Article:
Webster Westbank  
Thursday, July 31, 2003
Plans for a Westbank at 115 East Main St., Webster, in the former Commerce Bank building, are finally taking shape.
There's been talk of a Webster Westbank for months. Lease language may have held up arrangements, from what I understand. The Webster office shapes up as significant to Westbank because its the geographical link to offices in western Massachusetts and Northeastern Connecticut, judging from their website.
Westbank has 18 offices, mostly in the Greater Springfield area, but also in nearby Putnam and vicinity. Westbank's emergence gives Webster seven bank offices. The town banks count slipped some years ago, when a couple of regional majors, Fleet Bank and Shawmut Bank merged and Fleet shuttered Shawmut.
Fleet subsequently merged its way into banking's top echelons and had to divest some of its holdings to satisfy bank regulators. Sovereign Bank came to town on the Fleet adjustment, and that's why Websterites probably go to Oxford if their bent is Fleet.
To review, Westbank will be at the former Commerce site, Commerce has a spanking new building on Worcester Road, Sovereign is on Main Street where Fleet used to be, Webster First Federal Credit Union, once the Webster Credit Union, is still at 1 North Main Street, Hometown is on Main Street where they were once known as the Webster Co-operative, Webster Five Cents Savings Bank has a branch on Main Street and headquarters on Thompson Road, Southbridge Savings has its Webster bramch in Shaw's Supermarket, and the one-time Shawmut location is a deli.
If you want something truly different, spin back to the early 1900s when the Webster Five Cents Savings Bank was a stockholder in the First National Bank of Webster. The FNB was absorbed through a series of mergers and a bust, and its local facility emerged under the Soverign nameplate, but that's another story.


Jimmy Manzi, probably Webster's No. 1 memorabilia collector, says "you can find all kinds of interesting information in old books."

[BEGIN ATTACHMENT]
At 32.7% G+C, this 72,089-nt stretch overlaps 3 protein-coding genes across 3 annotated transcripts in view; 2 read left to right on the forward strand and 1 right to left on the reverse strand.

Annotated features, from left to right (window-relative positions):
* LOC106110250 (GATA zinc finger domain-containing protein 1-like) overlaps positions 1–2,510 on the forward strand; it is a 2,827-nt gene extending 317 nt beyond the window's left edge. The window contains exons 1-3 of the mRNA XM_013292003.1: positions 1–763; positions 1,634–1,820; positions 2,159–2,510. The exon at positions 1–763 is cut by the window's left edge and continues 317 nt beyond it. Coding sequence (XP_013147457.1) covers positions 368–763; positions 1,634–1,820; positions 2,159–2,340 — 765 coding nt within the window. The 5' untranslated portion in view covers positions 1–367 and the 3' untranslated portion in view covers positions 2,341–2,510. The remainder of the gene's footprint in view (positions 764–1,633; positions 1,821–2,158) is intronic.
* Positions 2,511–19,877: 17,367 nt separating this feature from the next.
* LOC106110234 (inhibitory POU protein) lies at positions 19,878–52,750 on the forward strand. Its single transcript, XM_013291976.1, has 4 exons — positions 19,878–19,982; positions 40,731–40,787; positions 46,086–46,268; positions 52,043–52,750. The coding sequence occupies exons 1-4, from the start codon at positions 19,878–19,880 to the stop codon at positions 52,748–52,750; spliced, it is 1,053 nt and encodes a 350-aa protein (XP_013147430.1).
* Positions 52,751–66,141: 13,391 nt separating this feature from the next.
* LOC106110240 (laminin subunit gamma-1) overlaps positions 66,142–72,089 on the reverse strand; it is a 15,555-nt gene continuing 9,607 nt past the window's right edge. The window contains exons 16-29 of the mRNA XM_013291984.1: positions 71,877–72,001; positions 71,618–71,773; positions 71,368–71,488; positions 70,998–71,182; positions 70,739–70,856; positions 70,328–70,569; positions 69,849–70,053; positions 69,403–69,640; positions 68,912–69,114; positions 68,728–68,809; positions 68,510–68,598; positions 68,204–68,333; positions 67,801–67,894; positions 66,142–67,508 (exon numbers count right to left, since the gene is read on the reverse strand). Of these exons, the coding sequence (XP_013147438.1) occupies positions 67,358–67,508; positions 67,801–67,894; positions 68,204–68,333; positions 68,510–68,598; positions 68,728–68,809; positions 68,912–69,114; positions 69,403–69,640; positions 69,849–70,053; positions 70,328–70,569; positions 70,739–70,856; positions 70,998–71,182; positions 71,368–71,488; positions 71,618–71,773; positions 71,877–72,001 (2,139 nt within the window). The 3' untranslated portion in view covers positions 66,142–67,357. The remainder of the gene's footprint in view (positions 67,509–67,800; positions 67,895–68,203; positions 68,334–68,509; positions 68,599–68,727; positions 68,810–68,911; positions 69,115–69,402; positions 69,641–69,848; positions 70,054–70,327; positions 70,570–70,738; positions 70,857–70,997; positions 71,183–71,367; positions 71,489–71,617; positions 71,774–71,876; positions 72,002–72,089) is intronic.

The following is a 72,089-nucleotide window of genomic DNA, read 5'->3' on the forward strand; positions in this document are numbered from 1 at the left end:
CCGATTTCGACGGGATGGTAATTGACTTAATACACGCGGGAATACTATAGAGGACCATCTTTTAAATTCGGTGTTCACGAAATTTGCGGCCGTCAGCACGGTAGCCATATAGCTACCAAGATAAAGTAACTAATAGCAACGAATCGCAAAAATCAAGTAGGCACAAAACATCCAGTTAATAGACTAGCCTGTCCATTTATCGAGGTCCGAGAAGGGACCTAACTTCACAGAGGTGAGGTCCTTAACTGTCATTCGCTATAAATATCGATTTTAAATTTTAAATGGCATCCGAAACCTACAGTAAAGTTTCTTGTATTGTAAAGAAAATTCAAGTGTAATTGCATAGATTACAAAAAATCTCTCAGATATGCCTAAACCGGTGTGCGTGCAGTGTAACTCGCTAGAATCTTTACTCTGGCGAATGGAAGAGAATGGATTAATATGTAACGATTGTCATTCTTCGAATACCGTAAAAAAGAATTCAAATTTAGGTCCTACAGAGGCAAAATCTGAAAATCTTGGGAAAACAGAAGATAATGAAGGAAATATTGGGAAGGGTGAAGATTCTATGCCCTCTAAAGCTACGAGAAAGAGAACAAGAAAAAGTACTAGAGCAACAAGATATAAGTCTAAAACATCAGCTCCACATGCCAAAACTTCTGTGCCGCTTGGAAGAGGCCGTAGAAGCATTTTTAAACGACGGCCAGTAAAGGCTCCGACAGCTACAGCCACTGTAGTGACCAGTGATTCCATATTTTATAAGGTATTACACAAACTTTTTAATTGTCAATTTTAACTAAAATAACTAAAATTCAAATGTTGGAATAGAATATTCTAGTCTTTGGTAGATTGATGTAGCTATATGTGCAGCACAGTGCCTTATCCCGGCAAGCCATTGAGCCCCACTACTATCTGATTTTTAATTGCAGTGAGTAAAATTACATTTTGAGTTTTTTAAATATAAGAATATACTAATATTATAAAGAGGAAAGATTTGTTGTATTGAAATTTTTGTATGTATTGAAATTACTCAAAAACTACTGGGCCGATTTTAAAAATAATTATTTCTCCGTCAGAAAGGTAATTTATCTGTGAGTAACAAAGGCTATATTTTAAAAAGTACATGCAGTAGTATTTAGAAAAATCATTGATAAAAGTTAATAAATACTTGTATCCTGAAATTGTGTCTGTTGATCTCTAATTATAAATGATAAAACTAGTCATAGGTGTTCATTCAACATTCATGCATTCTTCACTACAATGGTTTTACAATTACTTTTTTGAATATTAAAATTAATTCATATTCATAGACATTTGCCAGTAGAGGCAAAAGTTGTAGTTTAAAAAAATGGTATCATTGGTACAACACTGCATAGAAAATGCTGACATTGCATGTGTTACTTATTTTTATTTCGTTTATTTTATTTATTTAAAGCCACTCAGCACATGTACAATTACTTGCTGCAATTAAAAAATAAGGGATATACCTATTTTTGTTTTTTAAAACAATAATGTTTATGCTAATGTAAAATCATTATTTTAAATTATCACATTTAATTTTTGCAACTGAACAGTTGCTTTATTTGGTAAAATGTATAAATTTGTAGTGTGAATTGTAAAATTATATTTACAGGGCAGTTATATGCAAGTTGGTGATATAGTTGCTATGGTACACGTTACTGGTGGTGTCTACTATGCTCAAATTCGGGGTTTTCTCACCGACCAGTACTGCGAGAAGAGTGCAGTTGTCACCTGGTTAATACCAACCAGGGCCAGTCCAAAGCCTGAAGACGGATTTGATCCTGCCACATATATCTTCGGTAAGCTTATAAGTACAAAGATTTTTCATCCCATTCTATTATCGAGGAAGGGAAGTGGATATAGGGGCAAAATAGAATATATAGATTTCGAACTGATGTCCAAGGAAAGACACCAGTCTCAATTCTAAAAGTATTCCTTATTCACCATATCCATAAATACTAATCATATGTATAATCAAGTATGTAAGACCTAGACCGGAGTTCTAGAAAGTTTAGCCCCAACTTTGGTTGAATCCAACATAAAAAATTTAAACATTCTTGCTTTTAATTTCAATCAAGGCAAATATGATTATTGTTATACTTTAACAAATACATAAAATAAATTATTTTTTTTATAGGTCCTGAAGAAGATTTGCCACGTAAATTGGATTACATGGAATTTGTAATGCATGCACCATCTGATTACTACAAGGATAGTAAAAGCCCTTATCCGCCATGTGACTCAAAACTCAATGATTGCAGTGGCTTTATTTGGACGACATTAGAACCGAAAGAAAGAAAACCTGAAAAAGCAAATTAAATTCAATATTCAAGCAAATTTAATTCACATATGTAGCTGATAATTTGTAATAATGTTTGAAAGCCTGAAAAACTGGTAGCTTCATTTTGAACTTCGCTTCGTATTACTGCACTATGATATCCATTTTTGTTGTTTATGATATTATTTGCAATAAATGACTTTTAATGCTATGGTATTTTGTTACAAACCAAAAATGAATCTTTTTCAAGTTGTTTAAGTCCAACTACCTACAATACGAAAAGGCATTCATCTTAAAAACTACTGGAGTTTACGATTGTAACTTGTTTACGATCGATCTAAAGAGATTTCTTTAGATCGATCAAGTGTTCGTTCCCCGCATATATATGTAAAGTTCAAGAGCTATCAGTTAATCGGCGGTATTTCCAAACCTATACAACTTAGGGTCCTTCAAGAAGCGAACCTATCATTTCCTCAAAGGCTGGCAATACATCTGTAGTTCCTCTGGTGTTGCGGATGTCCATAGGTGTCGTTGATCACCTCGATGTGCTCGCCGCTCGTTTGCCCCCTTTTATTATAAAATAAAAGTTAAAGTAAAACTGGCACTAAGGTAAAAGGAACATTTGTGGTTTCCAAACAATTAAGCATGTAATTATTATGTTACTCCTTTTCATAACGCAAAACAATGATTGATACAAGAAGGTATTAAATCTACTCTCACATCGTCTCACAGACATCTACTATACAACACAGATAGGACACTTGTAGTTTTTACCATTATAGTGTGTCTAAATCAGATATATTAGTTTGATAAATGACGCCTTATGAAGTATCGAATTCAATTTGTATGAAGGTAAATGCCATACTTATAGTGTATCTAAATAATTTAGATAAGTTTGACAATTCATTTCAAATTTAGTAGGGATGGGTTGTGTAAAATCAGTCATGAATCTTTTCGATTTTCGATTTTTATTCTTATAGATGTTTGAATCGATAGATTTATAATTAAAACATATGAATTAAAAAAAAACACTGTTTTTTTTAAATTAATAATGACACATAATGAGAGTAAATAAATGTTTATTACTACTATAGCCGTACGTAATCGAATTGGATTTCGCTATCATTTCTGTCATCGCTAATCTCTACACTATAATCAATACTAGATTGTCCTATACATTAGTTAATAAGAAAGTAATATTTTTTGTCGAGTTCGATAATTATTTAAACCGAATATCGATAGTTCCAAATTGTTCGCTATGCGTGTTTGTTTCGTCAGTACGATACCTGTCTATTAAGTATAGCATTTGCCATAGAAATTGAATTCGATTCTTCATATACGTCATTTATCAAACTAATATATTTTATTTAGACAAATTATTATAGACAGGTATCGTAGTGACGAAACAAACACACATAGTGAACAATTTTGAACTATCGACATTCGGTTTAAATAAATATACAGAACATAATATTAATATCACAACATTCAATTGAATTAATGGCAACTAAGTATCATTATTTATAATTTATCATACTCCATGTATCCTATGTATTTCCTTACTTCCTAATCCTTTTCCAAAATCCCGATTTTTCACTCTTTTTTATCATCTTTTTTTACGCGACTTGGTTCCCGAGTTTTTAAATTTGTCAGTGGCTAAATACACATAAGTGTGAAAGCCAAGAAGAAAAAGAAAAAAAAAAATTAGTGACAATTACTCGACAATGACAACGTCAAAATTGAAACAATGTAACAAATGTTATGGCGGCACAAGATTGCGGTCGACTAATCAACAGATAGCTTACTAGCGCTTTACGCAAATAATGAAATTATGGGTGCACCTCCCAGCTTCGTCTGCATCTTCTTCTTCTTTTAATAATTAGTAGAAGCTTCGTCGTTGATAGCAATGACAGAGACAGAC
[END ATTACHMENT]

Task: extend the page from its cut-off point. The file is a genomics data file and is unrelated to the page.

Mr. Manzi offers "Dodger Daze and Knights," a 1935 copyright by sportswriter Tommy Holmes, as an example. It recaptures the Brooklyn Dodgers early baseball saga.

Collector Manzi highlighted some of the information.
-When he was the star pitcher at Waxahatchie High School in Texas, Paul Richards pitched and won a double header. He pitched the first game right handed and the second game left handed. Richards broke into baseball with Brooklyn.
-Rookie pitcher Van Lingo Mungo got to Brooklyn ahead of his baseball shoes so he pitched a two-hitter against Boston late in 1931 wearing shoes that belonged to another Dodgers pitcher, Dazzy Vance.
-Charles Dillon "Casey" Stengel was once manager of a Boston Braves farm team at Worcester. He was also president of the club and when things went sour, president Stengel fired manager Stengel, and then resigned as president to sign as manager of the Toledo Mudhens.
"That's stuff I never knew," says Mr. Manzi. Me neither.


A once lethal cannonball is at the center of the big display case in Webster's Chester C. Corbin Public Library, and no one seems to know how long its been in the building.
Custodian James A. Chauvin found the artillery piece, some Grand Army of the Republic memorabilia, town documents, minutes to Abstinence Society meetings, and other items in a crawl space to the library several weeks ago.


Encouraged by former acting library director Gerald P. Deary, Mr. Chauvin divided the artifacts into four displays. The "last batch," with the projectile at its center, was unveiled last week.
Talking about the library, new director Joseph J. Rodio has things up and spinning in the town books repository. Bar scan library cards, meaning a connect to regional networks, is around the corner. Given his brief tenure at Corbin, this is a feather in Mr. Rodio's cap.


Webster businessman Adolph E. Dugas has many interests, including aviation. A licensed pilot, he keeps a
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Telegram & Gazette

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